“I opened the shop because my youngest child was a senior in high school, and I didn’t want to have that empty nest syndrome that I’d seen a lot of my friends have when they didn’t have kids at home anymore,” Walvoord said. “I opened the store to have something to do. I didn’t know I was going to be so busy as I am here.”

Over the years, The Vintage House became a gift shop, selling everything from Vera Bradley bags to bedazzled pepper spray. Though three floors high and filled with unique items, what stands out most about the house is it’s history.

More than 100 years old, the House is the oldest building in historic Downtown Carrollton. It was Walvoord, however, that gave it the touch it needed to become The Vintage House.

“It was my idea to paint the house pink, so now everybody calls it the pink house,” Walvoord said. “We can’t change the color, because everyone expects it to be pink.”

Although the house makes an impact from the outside, it’s the customers inside that impact Walvoord most, and keep her working daily at the Carrollton cornerstone.

“One of the most fun things is that we’ve seen people come here with their little kids buying beanie babies, and now the little kids are grown up and they come with their little kids,” Walvoord said. “The people are the most fun part. If it weren’t for the fun customers, I wouldn’t still be here.”

The Vintage House is located at 1101 E Belt Line Rd in Carrollton.


On Saturday, The Ivy Cottage in Old Town Coppell opens it’s doors to customers. The unique clothing boutique offers clothes and jewelry selected by the owner, Cynthia Cheek.

The Ivy Cottage greets local with simple charm, hand-picked clothing

Standing between a barber shop and an empty parking lot, the Ivy Cottage in Old Town Coppell stands out with its blue trim and simple sign.

The door of the store is always hanging open and beckoning customers to take a look inside the quaint boutique.  

The door of the store is always hanging open and beckoning customers to take a look inside the quaint boutique.

Inside lies unique shelves of different sizes and various colors splashed against light blue walls, displaying jewelry, candles and Vera Bradley handbags. On the back wall stands mannequins displaying trendy clothes.

These items are selected by Cynthia Cheek, owner of the Ivy Cottage, specifically based off of customer tastes.

“She ask the employers what customers ask for what they’re looking around for,” Ivy Cottage employee Jordan Gleason said. “[From there] she has her own sites where she orders from.”

Creek opened the store 20 years ago in a different location. The development of Old Town caused Cheek to move into the small room that sits across the street from Coppell Deli.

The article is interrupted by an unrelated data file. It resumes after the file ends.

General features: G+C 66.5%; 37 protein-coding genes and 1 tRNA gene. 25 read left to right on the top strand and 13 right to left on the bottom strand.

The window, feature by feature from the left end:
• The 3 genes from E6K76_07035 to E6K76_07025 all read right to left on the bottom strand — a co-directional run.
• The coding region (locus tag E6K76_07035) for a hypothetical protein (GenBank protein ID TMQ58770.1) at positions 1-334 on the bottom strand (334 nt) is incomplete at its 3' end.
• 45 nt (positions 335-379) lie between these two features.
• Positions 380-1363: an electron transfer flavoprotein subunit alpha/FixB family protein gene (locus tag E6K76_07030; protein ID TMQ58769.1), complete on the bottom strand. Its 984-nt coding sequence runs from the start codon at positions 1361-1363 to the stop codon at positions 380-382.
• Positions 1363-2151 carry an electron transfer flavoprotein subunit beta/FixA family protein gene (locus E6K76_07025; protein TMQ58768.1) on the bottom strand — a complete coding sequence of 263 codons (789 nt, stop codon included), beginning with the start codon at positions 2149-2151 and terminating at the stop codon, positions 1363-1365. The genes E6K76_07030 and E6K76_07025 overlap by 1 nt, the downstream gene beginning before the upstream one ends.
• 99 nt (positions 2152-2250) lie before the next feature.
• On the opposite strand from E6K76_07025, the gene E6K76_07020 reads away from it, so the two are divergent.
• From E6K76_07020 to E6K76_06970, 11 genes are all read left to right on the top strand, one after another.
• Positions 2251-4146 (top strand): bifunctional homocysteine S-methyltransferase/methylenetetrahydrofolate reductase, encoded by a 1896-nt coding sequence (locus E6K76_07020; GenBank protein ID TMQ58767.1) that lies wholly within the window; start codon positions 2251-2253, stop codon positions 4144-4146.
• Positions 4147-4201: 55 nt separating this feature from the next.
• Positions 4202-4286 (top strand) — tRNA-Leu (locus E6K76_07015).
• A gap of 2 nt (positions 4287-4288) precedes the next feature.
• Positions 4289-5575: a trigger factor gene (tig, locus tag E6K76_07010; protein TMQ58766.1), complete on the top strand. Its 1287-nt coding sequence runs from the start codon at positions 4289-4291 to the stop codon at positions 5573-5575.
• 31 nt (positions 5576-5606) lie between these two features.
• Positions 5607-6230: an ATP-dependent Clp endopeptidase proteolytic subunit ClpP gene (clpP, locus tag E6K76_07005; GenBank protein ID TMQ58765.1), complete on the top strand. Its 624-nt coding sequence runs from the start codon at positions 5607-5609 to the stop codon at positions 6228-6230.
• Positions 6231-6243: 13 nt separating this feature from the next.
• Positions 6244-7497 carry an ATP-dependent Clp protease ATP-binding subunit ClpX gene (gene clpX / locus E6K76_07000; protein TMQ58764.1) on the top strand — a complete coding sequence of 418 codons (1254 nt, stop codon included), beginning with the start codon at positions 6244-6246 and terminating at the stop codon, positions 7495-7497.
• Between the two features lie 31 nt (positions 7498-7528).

“The last place we were at was over on Old Coppell Road,” Gleason said. “It was like a house we were in but we downsized and moved here.”

The idea behind downsizing was to bring a more small town feel that seemed attractive to many of her loyal customers.

“Somebody said something about being a customer in the Ivy Cottage for over 20 years and going to all her different locations because she’s moved,” Gleason said. “I think having another locally owned business helps the local economy and having people that live in the community spending money on these businesses,” Gleason said.

The Ivy Cottage is located at 446 West Bethel Road.


Quincy Hart holds two table numbers at Quincy’s Chicken Shack on Tuesday afternoon. Hart opened the restaurant in Old Town Coppell in Nov. 2016. Photo by Amelia Vanyo.


Down to earth dinner: Quincy’s Chicken Shack place to relax, enjoy comfort food

Whether you’re in the barn style restaurant or outdoors on the patio listening to live music, Quincy’s Chicken Shack feels more like a home than a restaurant. The down to earth atmosphere and comfort food is exactly what owner and chef Quincy Hart was going for.

“It’s not your common everyday, walk in, stand in a line chicken restaurant,” Hart said.

Paired with the rustic decor, the Old Town Coppell restaurant, which opened in November, is a family-style sit down serving fried and rotisserie chicken alongside corn, rolls, potatoes and an assortment of other stomach-filling foods. Hart modelled his chicken shack from how he remembers eating at his grandmother’s.

“We bring out your entrees and you pass the basket down and grab whatever piece you want because that’s how my grandma did it,” Hart said. “So that was the concept, that I wanted people to feel like they were at their grandmothers.”

His cooking takes inspiration from his grandmother as well.

“She didn’t have a big rotisserie device back there like we have, she just battered and fried chicken,” Hart said. “Her seasoning was the middle of her hand it wasn’t a measuring spoon. I used to try to dispute her measurements and say ‘grandma that’s not a tablespoon’ she would put what was in the palm of her hand and pour it into a tablespoon and nothing would fall out.”

The environment suits anyone and the food is crafted with the same attention to detail.

“We pour our heart and soul into everything we come up with as far as the recipes,” Hart said. “You wouldn’t want to serve anyone anything you wouldn’t eat yourself.”

The Chicken Shack is located at 505 Houston St. in Coppell.